How to DIY Katy Perry’s “Dark Horse” Makeup Look for Halloween
We didn’t just hack Katy Perry’s epic “Dark Horse” music video outfits to turn them into easily DIY-able Halloween costumes — yep, all four looks! We’re also breaking down her killer Cleopatra-inspired cat eye step-by-step. Both the icy blue shadow and graphic black liner are as essential to this KP incarnation as her blunt cut wig. ‘Cause really, no Katy Perry look is complete without rainbow-colored makeup and a wig.
So you wanna play with magic? Scroll through to learn how to create a makeup look that’s fit for a Queen of the Nile.
2. Now take a flat shadow brush and fill in your eyelid with a shimmery bright teal shadow like Peace from Urban Decay’s Deluxe Eyeshadow Palette ($23). Blend it right up to the edge of the line you made for the cat eye.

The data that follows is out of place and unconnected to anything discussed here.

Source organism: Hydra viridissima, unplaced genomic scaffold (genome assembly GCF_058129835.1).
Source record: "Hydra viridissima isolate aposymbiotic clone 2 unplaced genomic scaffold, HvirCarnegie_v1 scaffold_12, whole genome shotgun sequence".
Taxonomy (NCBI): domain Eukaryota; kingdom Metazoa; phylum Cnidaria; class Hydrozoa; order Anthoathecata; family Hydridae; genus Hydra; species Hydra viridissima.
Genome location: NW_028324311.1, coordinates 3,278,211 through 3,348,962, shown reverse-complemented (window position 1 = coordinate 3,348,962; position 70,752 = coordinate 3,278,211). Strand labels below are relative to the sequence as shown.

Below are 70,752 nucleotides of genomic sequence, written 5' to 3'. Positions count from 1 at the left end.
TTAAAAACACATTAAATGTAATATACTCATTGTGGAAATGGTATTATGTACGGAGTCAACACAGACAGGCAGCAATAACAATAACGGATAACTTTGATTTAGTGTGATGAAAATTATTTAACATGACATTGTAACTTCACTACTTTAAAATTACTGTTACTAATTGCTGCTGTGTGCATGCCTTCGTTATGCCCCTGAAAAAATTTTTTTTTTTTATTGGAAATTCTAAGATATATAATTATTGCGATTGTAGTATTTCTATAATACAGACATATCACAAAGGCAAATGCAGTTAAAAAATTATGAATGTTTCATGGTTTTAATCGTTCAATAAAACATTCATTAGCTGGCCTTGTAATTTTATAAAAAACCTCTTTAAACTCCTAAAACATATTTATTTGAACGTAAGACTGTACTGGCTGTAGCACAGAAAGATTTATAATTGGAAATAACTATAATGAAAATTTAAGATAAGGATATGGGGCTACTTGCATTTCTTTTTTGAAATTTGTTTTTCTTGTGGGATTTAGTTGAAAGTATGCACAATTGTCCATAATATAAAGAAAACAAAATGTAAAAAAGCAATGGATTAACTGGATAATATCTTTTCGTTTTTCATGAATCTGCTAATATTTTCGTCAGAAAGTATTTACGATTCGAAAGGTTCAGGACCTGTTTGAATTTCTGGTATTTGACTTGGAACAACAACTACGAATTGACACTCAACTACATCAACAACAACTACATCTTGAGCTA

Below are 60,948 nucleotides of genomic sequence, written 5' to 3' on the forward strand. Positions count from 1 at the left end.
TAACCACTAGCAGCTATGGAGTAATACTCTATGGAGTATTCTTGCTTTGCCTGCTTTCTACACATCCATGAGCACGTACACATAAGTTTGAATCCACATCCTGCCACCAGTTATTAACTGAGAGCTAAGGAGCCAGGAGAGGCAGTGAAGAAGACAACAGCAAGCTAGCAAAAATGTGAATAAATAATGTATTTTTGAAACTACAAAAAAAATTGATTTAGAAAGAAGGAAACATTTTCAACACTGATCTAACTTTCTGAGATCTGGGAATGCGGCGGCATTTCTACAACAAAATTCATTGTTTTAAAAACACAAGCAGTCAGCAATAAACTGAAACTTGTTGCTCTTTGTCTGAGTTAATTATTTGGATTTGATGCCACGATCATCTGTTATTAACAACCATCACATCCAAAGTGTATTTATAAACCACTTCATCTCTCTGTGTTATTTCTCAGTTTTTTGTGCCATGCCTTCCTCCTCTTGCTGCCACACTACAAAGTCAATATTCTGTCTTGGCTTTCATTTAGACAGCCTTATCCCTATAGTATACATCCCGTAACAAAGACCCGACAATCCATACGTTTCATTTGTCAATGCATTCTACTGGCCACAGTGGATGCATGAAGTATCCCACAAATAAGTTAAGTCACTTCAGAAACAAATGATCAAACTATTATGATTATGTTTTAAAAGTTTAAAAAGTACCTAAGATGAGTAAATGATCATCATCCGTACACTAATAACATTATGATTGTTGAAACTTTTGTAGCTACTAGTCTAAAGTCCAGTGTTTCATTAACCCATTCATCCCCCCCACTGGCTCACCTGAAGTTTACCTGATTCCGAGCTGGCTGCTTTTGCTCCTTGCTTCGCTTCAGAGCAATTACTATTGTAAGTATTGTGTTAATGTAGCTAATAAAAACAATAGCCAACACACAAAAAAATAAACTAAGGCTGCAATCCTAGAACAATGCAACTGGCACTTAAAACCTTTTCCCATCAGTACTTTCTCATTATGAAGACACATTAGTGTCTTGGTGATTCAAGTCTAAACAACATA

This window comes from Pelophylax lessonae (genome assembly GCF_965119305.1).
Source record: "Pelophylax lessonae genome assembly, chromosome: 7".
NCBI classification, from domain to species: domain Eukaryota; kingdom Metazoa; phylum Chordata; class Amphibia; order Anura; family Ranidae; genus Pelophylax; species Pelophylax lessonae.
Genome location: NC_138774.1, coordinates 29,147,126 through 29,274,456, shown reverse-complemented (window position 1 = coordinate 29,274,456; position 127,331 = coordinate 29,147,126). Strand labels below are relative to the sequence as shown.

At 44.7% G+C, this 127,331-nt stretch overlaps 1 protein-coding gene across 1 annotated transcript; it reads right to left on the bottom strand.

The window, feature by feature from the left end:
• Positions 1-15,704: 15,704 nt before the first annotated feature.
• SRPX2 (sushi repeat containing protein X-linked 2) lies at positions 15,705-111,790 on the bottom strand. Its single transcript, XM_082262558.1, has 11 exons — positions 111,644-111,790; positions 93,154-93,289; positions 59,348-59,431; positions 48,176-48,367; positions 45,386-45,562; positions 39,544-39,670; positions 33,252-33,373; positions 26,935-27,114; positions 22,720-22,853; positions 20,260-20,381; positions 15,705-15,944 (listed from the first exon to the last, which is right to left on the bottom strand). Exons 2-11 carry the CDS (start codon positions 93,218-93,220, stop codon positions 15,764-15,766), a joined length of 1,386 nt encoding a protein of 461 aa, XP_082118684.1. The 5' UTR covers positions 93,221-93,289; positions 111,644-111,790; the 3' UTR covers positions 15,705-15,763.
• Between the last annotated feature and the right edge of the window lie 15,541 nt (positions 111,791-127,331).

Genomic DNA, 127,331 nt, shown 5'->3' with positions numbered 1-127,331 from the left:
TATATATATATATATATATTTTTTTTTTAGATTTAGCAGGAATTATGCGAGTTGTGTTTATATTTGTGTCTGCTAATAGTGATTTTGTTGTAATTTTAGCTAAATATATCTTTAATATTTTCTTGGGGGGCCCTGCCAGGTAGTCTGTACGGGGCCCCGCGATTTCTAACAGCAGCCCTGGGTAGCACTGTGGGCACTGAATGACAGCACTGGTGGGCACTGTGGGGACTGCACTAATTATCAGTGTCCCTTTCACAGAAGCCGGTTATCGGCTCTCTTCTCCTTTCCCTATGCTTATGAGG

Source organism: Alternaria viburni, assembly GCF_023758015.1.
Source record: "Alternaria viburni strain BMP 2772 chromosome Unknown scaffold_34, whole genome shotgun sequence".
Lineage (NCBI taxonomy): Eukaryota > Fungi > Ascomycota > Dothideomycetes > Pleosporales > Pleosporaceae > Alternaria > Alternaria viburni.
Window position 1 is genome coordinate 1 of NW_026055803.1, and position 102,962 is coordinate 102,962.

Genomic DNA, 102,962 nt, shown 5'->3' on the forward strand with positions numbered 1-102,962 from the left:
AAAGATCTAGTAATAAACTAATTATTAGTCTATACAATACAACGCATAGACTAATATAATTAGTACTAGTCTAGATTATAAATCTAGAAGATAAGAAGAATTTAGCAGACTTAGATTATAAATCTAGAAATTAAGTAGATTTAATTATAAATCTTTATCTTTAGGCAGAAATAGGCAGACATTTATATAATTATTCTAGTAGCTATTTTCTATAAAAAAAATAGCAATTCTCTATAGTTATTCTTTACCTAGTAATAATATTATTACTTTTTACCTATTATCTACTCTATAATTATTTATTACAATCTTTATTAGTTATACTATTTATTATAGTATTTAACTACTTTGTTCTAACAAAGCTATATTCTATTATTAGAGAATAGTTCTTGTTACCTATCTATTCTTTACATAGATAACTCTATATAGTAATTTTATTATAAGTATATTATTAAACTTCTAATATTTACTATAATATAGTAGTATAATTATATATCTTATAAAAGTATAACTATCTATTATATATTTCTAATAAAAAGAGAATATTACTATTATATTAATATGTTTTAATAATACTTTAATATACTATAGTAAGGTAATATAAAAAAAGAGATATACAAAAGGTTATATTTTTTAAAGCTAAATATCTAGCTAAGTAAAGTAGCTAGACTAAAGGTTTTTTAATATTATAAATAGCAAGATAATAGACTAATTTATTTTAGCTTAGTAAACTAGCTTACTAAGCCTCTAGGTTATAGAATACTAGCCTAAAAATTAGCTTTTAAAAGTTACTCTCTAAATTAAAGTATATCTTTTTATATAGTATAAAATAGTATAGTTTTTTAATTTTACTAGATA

3. Go over the original cat eye line with a bright blue matte shadow like Chaos from Urban Decay’s Electric Palette ($49), but this time extend it more into the crease of your lid. You are trying to create a gradual line that will fade almost all the way into to the inner corner of your eye.
4. Trace over the cat eye line you just created with a black gel liner like Stila’s Smudge Crayon ($22). Use a really fine point liner brush for this step.
5. Using the same gel liner + fine point brush, line your entire upper lash line and inner lower lash line, which should fade into a fine line toward your outer lash line. Make these two lines meet at a point that’s drawn out slightly onto the bridge of your nose.
6. Add more of the bright blue matte shadow with a flat shadow brush to the inside of the cat eye flick to make the lines pop.
7. Extend your lower lash line out to meet your cat eye flick with a shimmery gold shadow like Half-Baked from Urban Decay’s Naked palette ($54). Use another fine pointed liner brush for this step.
8. Use a smaller flat brush to apply the same gold shadow to the inner corner of your eyes. Blend it into the bright teal for a soft blended finish.